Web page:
When marketing to millennials:
The same old marketing techniques simply don’t cut it with tech-savvy millennial audience (Defined as those between the ages of 18 and 34 in 2015).
This is a great article. The author does not beat you over the head with his knowledge he makes you laugh at yourself because yes, at some point in time we all have resembled the persons being called out in the article. Yes, we’ve all been there and made these mistakes we just hope you did these things a long long time ago in a distant past. Enjoy the quick read and good luck in all things in the New Year!
Standing out from the crowd is how you accelerate business growth. If it were easy to be a thought leader everyone would do it. Thought leadership is built u…
Sourced through Scoop.it from: www.youtube.com
Establishing Thought Leadership is #HardWork
The beginning of the year marks the traditional time for blogger prognosticating, and I’ve created a tradition of predicting the big trends in SEO and web marketing over the last decade.
RandFish (MOZ) is pretty much spot on with his prediction. In this post he takes a look back at how his predictions for 2014 fared and then he shares what he sees in his crystal ball for 2015. The predictions of tech companies that will be likely targets for acquisition make for interesting read. Enjoy!
“Stop making Facebook the center of your relationship marketing efforts,” says Nate Elliott, VP and principal analyst at Forrester.
“Stop making Facebook the center of your relationship marketing efforts,” writes Nate Elliott, vice president and principal analyst at Forrester.
Facebook has been in the process of tapering off its free-traffic firehose since January, as part of its promoted content push. Unpaid posts are out, paid is in, which puts anyone who relies on the social network for reach in a difficult position.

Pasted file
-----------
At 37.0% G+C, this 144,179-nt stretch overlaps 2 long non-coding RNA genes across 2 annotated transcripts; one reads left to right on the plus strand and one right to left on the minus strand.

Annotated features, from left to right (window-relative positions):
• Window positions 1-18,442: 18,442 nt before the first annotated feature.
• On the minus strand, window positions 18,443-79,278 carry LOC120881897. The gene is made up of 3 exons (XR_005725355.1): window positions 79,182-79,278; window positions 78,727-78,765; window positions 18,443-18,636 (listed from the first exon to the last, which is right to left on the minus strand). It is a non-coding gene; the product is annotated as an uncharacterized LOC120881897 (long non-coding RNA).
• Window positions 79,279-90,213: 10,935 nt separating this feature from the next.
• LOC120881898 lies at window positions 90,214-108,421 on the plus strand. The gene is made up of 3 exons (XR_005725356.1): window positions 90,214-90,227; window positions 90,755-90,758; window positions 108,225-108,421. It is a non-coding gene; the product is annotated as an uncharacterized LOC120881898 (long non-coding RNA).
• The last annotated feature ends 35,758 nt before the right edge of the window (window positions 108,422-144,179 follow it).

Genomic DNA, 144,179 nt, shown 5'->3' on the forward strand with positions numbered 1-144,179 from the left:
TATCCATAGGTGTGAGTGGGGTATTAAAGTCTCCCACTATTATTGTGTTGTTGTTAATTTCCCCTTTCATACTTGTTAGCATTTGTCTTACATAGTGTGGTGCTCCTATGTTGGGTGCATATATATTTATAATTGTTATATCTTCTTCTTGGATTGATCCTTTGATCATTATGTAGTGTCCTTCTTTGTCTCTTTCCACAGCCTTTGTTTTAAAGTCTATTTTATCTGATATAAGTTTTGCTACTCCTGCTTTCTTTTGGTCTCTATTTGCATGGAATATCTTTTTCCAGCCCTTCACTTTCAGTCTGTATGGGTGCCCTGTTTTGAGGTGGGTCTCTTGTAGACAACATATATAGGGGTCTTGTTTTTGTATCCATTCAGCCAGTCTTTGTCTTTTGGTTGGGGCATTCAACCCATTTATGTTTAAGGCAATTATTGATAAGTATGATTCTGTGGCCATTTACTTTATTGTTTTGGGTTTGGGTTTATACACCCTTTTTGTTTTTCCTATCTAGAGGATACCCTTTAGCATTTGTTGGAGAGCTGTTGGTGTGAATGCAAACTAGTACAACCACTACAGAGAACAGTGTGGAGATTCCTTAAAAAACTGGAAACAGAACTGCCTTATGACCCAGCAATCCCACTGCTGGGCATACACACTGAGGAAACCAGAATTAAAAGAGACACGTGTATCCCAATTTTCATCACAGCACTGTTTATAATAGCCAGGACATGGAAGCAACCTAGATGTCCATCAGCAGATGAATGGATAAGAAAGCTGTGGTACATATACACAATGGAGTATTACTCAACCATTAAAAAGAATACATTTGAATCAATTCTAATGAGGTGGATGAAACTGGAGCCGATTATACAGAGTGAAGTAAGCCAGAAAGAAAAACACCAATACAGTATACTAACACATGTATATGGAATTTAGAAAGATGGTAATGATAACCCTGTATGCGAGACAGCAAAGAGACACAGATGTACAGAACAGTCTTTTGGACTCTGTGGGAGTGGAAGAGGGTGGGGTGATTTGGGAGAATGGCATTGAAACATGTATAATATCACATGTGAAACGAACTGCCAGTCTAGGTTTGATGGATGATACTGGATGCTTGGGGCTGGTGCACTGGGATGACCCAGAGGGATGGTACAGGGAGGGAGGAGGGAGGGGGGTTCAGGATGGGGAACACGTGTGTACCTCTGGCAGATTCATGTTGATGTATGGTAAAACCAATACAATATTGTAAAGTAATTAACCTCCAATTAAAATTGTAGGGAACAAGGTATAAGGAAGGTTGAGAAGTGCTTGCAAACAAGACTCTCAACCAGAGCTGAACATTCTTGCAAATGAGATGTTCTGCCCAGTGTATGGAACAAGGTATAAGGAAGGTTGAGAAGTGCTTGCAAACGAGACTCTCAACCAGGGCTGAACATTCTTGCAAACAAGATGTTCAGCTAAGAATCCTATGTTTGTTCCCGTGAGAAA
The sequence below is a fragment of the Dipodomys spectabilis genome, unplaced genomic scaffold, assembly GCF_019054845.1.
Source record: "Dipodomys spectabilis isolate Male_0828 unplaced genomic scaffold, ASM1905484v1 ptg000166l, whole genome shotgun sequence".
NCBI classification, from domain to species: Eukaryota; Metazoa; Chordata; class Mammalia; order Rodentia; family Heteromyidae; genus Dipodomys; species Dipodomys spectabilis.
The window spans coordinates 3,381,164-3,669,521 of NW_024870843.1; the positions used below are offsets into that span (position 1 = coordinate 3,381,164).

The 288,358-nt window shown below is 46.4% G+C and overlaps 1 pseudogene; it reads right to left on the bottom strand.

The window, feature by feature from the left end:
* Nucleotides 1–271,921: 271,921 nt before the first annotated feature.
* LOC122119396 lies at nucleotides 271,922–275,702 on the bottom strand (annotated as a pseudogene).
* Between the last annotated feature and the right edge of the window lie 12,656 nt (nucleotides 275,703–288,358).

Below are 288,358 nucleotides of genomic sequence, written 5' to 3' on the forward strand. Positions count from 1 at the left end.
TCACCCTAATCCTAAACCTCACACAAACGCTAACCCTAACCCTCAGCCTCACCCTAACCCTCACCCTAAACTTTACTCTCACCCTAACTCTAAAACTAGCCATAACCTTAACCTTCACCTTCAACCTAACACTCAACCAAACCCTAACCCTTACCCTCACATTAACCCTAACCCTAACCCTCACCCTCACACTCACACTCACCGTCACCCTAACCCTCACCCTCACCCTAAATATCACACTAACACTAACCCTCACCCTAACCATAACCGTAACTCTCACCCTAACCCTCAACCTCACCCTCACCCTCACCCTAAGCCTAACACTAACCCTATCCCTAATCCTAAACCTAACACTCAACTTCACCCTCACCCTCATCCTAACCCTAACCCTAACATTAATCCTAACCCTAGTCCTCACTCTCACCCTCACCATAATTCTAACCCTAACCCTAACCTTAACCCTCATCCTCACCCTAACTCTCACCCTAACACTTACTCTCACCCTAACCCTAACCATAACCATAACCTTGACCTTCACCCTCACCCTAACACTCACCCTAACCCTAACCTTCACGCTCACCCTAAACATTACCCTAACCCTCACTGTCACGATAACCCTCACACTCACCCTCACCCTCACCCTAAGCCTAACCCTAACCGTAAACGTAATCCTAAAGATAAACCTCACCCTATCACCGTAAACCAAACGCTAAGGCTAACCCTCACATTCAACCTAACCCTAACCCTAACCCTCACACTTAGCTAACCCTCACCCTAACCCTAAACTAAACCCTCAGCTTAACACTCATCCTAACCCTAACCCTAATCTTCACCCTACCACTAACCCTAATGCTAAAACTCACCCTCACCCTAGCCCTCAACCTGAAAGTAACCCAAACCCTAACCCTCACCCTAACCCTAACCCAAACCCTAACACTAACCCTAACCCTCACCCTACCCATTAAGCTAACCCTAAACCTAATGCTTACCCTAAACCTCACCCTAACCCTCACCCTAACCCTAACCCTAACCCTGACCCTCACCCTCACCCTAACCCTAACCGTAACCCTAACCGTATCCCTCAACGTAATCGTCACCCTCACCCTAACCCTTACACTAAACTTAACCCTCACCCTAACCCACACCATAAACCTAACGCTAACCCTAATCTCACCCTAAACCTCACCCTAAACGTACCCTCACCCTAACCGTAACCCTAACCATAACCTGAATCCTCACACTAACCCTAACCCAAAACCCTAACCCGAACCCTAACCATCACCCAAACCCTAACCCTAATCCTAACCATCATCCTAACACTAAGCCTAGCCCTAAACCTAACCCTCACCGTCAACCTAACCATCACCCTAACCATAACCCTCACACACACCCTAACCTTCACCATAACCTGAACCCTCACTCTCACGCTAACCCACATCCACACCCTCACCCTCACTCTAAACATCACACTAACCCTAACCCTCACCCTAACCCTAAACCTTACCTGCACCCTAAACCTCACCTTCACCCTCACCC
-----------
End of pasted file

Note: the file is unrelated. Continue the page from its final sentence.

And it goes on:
Humans are hard-wired to respond to personalization. To be relevant, brands have to understand what is important and meaningful to customers as individuals
The notion that people like to be addressed by Name vs. Dear Occupant, has been around since Don Peppers and Martha Rogers penned their book The One to One Future.
Peppers and Rogers were helping brands in 1996 provide personalized experiences that resonated with the customer.
When social platforms became part of the marketing conversation many thought that everything about how we should interact with people (the marketplace) should change too.
The reality is that what Peppers and Rogers realized when they penned their book is what Jan Gordon writes in her post, people want to be recognized, they want to believe the brands they do business with get them.
So remember, to reach today’s consumer and maintain their allegiance treat each customer engagement like they are your #1 customer.
Here’s how to include social videos in your social media marketing plan and how to use social video.
This post is chock full of great ideas that are shared visually via video of course.
If your business offers lots of choice you make it harder for customers to make a purchase and they will be more unhappy with what they buy.
Reducing choice for buyers
“One way of presenting lots of choices but in a limited way is to categorise. Human beings are programmed to love categories. Imagine you sell coffee mugs. The first thing to do is to sort them into categories. You might have “large, medium and small”, for instance. People then click on one of those choices. They are then faced with more choices such as “round, straight or tapered”. Again, they click on their choice to be presented with another selection, perhaps “white, bright, pastel” – and so on. In other words you let people make increasingly narrow choices.
The alternative is to have a web page which shows the 250 kinds of mugs you sell. The result is confusion and a focus on the negatives, together with associated delay in decision-making. For all its brilliance, Amazon would sell a lot more if it limited our choices.”
I’ve been privileged to work with brands from all over the world in the last few years. Through this work, I’ve also had a chance to meet, become friends with,…
Slide #11 provides a key takeaway – I paraphrase it for you here: Make STORYTELLING the foundation of your content marketing (& sales) efforts:
“Dont TELL your audience why your product is great, SHOW them how it can help them become better.”
“Neuromarketing is a discipline that fuses together traditional marketing, neurology and psychology (behavioral sciences), in aiming to understand / identify what is happening in the brains of people in response to stimuli related to the observation of products, brands, photos, advertising . The ultimate goal is to determine new strategies to facilitate the action of purchase.”
(Translated via Google Translate)